“Mule deer spend most of their summer trying to put on fat reserves to survive the harsh winters,” said Jessie Shallow, MDF’s Idaho Cooperative Wildlife Biologist. “Sagebrush and several other shrubs have the right mix of protein and digestibility to build this fat-reserve. Sagebrush not only provides high-quality food for mule deer, but it is also important as hiding cover that protects fawns from predators.”

In 2020, the Mule Deer Foundation (MDF) began a sagebrush planting project on Tex Creek to further accelerate the restoration work of IDFG. With a dedicated group of fire-restoration contractors, MDF planted over 48,000 sagebrush plants last fall. In early October of 2021, a small crew of MDF contractors and financial support from the Dallas Safari Club Foundation, Bass Pro Shops & Cabela’s Outdoor Fund, and National Fish and Wildlife Foundation spent three days on Tex Creek planting an additional 32,000 sagebrush seedlings. The work is hard, and the true results will take years to see the full effect, yet the anticipated improvement for this crucial mule deer winter range is worth the effort. MDF aims to continue this work in 2022, and is currently working towards another mass planting in 2022, with the goal of adding 50,000 more shrubs

Fire-restoration specialists planting sagebrush.

Sagebrush is one of, if not the most important forage species for mule deer throughout the year. In winter, sagebrush retains it leaves, has high nutritional value, and remains highly digestible. Unlike elk who are likely to browse on a wide range of different plants and forbs, mule deer are critically tied to sagebrush and may feed almost exclusively on it during the harsh winter months. The stomachs of mule deer, unlike the long rumination process that elk or cattle possess, require mule deer to only eat food that is both easy to digest and high in protein. Plants that are highly digestible and have high protein levels ensure that a lactating doe can feed her growing fawns. A herd that enters the spring with ample reserves is more likely to produce offspring that will survive to grow the herd.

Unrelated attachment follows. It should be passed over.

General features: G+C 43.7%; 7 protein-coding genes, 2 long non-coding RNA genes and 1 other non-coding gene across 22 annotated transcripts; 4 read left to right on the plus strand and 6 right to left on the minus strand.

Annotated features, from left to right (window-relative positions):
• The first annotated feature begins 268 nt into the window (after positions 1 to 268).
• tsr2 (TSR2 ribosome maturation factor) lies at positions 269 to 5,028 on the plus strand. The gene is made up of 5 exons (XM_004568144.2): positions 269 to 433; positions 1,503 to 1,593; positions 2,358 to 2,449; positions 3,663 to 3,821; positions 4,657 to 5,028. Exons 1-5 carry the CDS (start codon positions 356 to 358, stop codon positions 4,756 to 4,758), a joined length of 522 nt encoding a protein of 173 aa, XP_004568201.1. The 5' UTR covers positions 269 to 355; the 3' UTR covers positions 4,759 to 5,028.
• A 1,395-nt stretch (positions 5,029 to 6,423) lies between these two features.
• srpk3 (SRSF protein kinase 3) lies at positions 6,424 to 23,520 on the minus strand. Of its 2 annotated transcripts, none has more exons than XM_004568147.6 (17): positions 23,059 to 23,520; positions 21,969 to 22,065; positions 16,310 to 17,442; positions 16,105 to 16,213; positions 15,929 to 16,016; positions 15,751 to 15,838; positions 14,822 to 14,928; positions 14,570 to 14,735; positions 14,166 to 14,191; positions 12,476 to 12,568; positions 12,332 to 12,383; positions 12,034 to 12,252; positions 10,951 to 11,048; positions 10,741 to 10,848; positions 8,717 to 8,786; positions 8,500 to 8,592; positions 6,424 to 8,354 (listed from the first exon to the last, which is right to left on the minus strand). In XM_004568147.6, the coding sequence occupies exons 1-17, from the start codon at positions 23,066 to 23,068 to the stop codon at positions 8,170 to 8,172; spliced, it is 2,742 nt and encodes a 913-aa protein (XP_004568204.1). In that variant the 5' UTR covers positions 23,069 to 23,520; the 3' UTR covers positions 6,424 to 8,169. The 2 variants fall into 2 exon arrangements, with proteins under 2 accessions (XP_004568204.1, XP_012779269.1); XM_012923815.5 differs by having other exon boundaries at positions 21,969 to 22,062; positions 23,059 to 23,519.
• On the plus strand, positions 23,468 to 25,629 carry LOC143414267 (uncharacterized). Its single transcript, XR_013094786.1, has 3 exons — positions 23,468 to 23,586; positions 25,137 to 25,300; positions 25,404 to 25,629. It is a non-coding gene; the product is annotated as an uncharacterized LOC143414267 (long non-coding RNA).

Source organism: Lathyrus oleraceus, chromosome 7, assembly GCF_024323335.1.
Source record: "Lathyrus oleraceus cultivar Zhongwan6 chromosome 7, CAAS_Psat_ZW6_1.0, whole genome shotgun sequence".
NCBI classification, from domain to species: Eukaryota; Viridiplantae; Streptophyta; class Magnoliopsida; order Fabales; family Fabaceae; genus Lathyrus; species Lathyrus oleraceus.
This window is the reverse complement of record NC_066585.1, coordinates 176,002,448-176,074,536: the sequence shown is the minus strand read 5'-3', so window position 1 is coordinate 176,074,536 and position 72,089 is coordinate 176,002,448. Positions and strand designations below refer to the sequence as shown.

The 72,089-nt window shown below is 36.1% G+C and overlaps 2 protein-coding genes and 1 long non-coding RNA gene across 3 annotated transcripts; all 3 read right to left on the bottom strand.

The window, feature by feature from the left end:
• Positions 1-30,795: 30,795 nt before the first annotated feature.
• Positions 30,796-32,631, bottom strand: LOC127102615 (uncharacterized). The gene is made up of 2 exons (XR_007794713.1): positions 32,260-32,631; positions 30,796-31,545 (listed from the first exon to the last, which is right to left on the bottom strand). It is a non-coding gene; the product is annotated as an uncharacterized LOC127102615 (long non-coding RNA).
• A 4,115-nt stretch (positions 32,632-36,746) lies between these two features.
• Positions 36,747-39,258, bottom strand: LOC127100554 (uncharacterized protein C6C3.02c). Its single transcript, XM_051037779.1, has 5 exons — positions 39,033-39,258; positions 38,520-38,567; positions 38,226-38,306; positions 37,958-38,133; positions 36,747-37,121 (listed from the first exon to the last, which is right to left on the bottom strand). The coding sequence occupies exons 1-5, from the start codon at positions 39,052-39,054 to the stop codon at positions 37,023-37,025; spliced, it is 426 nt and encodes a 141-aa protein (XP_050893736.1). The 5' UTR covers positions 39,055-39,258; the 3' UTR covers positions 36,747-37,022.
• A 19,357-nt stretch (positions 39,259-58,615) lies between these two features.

Freshly planted sagebrush seedling.

“The Mule Deer Foundation is a leader in the implementation of habitat conservation and restoration projects that affect big game migration corridors and seasonal ranges,” commented MDF President/CEO Joel Pedersen. “Projects like the Tex Creek WMA planting not only benefit mule deer herds and the other species that share their habitat, but also strengthen communities by providing easy access to wildlife viewing and hunting opportunities, while encouraging tourism that is associated with the outdoor lifestyle.”

Restoration is hard work, but it is only with the support of our dedicated members and supporters that we can accomplish this monumental task. As summers grow hotter and longer and non-native vegetation like cheatgrass takes over sagebrush rangelands, the risk for catastrophic fire is likely to grow leading to more habitat restoration projects like Tex Creek. But as stewards of the land and the animals that provide us with so much enjoyment, MDF and our dedicated members will continue to put our boots on the ground to ensure the conservation of mule deer, black-tailed deer, and their habitat.

Please take a moment to consider how you can make a difference. The Tex Creek fire restoration is only one example of the work that MDF is completing every day across the mule deer range. Your help is needed to continue our work, please consider joining MDF today.